But the big problem, as usual, is the battle system. The battles are just so slow and plodding, the grunt monsters so strong, and the random encounter rate so high, that the game becomes a chore to play. I ran from most of the fights in the last few worlds and used a code to strengthen my guys; I would have never finished this game on a real console.
Also the equipment breaking system is incredibly annoying and totally unnecessary; I don't know what the designers thought it added to the game.
No more Samsara Naga games were made, but in 2001, the first two games were remade for Game Boy Advance. The graphics are a lot better and the interface looks better too, but I don't know if any of the fundamental problems of the battle system were addressed.
I just finished Tactics Ogre, and restarted Samsara Naga 2. I'm going to use a cheat code to get the necessary monster corpses to pass that stupid baby feeding part, but hopefully I can quickly get back to World 3 with the correct dragon combination, and can make an update next weekend.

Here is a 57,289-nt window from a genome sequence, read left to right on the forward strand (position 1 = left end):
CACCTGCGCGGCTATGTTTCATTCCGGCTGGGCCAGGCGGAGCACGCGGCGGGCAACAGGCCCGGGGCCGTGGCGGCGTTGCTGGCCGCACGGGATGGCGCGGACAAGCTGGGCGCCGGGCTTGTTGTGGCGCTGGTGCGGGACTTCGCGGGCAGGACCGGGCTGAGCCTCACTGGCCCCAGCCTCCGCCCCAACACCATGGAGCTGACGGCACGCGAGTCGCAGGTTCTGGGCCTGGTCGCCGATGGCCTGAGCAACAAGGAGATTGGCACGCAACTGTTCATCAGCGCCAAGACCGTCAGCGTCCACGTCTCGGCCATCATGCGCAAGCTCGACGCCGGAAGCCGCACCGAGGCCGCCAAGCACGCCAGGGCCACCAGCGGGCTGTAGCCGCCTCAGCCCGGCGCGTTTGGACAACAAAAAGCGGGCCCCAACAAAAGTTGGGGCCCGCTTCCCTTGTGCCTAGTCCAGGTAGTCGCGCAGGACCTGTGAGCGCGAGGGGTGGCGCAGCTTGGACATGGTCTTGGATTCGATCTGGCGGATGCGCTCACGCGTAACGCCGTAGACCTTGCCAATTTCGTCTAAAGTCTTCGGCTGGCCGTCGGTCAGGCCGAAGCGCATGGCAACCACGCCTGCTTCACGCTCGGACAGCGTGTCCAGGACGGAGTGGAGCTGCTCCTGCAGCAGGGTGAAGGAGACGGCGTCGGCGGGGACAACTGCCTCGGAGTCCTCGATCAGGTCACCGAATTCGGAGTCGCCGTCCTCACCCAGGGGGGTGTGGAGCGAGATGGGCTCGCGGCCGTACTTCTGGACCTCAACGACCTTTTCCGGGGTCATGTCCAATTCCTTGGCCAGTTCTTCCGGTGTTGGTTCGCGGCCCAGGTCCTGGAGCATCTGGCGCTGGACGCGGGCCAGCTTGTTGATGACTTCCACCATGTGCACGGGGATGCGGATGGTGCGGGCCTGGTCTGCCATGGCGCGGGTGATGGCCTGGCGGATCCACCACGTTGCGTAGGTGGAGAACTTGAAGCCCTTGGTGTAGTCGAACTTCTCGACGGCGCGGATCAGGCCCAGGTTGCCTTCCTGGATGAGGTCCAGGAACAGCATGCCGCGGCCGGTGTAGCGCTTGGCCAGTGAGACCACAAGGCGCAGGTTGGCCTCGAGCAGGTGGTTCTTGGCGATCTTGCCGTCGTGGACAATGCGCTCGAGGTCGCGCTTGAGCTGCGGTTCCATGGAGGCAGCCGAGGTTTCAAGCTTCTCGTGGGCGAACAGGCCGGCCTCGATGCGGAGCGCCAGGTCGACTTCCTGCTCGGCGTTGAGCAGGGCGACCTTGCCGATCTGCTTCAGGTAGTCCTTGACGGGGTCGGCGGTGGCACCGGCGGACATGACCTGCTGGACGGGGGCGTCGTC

Once this is dealt with, Ramoth is ready to give birth, so we head to the hospital. This is by far the most annoying part of the game. We learn that Amrita was here and her black dragon wasn't born by an egg but tore her way out of her mother's womb; the nurses who saw the bloody scene are scarred and never want to deliver another dragon.
The babies are born safe, but now we have to feed them. You need a huge number of monster corpses for this -- at least 200, maybe as many as 300 or more. I was warned by a walkthrough to save up corpses but I didn't save enough. Also you lose Ramoth for this section so you have to fight enemies with the main character alone, while her equipment breaks over and over again.
Finally we get enough corpses for the food, and now you have to register the babies, which involves what I guess is supposed to be a parody of bureaucracy, running around talking to different people in a huge office and getting forms. The parody is just as fun as the real thing.